A new malspam campaign abuses an old Microsoft Office vulnerability CVE-2017-11882 to install a backdoor trojan on users' computers
Tech giant Microsoft issued a warning about a new Office suite exploit that is being abused by hackers with the help of malicious spam campaign. According to a brief message, the threat actors are sending out phishing emails with an attached .RTF file which, once opened, checks for vulnerable machines and installs malware without their interaction whatsoever.
The vulnerability CVE-2017-11882 which was patched back in 2017, although Microsoft Intelligence observes a variety of infections in the wild:
The CVE-2017-11882 vulnerability was fixed in 2017, but to this day, we still observe the exploit in attacks. Notably, we saw increased activity in the past few weeks. We strongly recommend applying security updates.
The campaign mainly targets Europeans, as the spam emails come to the victims written in various European languages.
The malicious RTF file downloads and installs Trojan:MSIL/Cretasker
According to Microsoft-issued warning, the opened RTF file does not prompt any pop-ups or asks to enable macros, but instead runs multiple scripts which help to determine whether or not the machine can be exploited:
In the new campaign, the RTF file downloads and runs multiple scripts of different types (VBScript, PowerShell, PHP, others) to download the payload. The backdoor payload then tries to connect to a malicious domain that’s currently down.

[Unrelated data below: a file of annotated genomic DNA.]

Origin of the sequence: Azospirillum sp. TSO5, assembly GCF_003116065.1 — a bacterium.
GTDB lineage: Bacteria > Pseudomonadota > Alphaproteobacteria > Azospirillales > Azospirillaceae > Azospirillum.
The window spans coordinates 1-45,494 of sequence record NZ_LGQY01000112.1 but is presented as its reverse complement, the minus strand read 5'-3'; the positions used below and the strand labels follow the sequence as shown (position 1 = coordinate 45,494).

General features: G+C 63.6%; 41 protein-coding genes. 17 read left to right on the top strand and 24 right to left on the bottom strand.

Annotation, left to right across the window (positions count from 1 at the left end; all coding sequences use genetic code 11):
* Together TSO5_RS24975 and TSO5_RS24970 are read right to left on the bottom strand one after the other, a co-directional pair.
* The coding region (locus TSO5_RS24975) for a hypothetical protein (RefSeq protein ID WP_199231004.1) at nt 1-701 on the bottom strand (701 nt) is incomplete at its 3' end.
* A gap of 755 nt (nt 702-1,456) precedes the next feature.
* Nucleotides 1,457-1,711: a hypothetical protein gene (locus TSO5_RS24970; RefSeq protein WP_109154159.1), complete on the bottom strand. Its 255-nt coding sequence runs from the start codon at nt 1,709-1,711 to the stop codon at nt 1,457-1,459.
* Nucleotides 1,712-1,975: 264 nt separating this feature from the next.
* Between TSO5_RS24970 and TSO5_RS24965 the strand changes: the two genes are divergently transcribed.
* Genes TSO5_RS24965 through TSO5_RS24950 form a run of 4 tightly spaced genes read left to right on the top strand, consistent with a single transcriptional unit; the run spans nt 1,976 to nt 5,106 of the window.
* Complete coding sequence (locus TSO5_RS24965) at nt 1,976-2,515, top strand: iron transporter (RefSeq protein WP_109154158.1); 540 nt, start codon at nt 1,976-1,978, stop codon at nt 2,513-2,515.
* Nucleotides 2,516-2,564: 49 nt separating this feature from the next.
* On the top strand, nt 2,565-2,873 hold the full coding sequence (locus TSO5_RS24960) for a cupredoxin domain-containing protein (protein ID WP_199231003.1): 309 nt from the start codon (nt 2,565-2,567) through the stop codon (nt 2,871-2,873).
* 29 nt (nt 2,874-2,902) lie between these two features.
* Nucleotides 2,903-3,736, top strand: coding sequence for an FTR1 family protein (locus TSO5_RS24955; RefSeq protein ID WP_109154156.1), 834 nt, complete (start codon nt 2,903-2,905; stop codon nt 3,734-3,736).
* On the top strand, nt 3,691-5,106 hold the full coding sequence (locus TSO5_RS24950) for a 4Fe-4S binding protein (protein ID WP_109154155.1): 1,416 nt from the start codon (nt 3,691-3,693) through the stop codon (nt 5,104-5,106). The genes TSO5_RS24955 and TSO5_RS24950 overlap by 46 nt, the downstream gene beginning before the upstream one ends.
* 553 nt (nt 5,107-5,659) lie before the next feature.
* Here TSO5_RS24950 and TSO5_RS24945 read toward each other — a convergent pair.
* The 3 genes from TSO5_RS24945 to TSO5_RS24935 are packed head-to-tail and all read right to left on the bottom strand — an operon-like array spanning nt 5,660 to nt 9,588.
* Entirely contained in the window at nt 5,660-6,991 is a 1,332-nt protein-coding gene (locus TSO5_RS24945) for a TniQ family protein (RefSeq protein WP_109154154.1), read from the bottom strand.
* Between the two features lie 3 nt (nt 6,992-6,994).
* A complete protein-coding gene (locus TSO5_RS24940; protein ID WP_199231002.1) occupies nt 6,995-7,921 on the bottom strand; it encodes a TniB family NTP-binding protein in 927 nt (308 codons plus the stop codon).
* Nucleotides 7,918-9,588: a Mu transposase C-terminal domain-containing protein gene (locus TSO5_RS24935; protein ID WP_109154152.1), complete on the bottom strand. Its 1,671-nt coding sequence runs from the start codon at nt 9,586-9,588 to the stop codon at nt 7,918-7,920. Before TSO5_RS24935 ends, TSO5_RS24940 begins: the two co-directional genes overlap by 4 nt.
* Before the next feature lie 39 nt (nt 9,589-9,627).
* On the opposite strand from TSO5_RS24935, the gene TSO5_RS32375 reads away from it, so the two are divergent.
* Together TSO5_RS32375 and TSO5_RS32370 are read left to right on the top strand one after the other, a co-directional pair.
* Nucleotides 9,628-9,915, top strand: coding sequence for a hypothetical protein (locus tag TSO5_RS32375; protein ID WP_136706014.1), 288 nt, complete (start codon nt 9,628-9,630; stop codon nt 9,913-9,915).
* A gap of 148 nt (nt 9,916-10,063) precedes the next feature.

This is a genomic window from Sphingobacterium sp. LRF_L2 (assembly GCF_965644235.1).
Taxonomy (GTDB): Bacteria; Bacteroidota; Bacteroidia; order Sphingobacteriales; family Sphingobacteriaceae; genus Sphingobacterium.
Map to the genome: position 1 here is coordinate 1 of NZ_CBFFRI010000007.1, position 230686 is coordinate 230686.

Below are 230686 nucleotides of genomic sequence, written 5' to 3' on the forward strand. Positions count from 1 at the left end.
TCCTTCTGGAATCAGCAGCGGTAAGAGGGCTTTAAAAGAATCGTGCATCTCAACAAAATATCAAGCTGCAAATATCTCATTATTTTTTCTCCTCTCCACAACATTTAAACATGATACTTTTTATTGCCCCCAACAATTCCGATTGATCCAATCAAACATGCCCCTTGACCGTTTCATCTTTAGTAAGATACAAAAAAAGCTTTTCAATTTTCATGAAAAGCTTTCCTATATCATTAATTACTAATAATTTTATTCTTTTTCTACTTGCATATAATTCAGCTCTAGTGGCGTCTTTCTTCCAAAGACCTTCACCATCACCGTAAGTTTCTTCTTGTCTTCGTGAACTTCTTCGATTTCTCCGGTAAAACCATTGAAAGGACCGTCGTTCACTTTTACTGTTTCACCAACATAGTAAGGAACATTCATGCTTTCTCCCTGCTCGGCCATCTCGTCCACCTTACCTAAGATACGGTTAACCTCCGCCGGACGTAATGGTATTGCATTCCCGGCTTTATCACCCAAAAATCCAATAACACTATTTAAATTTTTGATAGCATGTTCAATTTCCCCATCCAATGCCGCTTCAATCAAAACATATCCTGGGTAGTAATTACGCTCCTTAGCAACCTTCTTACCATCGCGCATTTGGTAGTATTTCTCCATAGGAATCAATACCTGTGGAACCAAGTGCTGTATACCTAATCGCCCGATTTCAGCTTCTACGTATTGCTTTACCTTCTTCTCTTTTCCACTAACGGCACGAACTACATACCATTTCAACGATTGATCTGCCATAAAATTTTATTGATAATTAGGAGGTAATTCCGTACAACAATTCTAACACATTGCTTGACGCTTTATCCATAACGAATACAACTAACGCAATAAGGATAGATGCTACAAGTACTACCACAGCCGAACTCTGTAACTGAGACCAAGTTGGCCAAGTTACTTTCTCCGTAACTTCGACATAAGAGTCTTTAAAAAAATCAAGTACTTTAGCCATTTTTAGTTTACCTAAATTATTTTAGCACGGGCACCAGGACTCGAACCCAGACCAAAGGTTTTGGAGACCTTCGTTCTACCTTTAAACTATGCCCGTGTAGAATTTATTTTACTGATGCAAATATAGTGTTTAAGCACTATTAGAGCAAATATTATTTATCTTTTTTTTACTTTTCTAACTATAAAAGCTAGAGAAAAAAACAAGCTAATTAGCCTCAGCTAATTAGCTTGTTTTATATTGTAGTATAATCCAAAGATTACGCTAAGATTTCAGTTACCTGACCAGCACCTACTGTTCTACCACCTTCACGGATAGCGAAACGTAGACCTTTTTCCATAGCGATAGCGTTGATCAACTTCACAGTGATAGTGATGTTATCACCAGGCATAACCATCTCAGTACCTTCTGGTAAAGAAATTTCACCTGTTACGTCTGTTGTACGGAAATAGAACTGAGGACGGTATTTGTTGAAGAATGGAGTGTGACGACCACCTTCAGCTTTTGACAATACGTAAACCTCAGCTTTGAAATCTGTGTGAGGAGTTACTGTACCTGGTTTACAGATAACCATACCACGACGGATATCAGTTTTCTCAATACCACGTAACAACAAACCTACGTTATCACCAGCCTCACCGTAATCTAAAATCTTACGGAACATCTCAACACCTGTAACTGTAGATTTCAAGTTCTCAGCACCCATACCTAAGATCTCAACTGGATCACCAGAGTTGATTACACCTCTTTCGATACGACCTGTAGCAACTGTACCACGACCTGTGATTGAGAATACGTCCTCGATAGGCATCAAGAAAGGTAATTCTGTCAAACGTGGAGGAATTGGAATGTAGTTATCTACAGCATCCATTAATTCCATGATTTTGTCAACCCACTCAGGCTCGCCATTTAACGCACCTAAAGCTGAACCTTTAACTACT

The executed PowerShell command then downloads another file and places it into Temp and AppData folders. Additionally, the malware also creates a scheduled task SystemIDE, which consequently enables malware to run and increase the persistence.
Windows Defender recognizes the malicious executable as Trojan:Win32/Occamy.C, while the payload is given a name Trojan:MSIL/Cretasker. Also, the exploit itself is being marked as Exploit:O97M/CVE-2017-11882.AD.
CVE-2017-11882 is dangerous, make sure you patch your system
Even though the CVE-2017-11882 vulnerability was patched back in November 2017, it still remains one of the most popular exploits used by hackers. According to research performed by Recorded Future, the flaw ranks as the third most abused vulnerability of 2018. Most recently, the bug was used is central Asia to attack governmental sites and install HawkBall backdoor.
So, why is it that popular? The answer to that is because the exploit does not require any user interaction, unlike many other MS Office exploits in the wild. In the majority of cases, users have to agree when User Account Control pop-up, or enable the macro function for the exploit to become active. And there are thousands of spam campaigns in the wild, and users need to learn how to protect themselves.
The way spam campaigns work is relatively simple: bad actors send out thousands of emails or (random) potential victims. While some messages can be well crafted, others barely consist of a few words – as is the case with the currently active campaign.
Some spam emails might be exceptionally well written and be very believable. To negate any type of consequences when it comes to CVE-2017-11882, users should immediately patch their systems.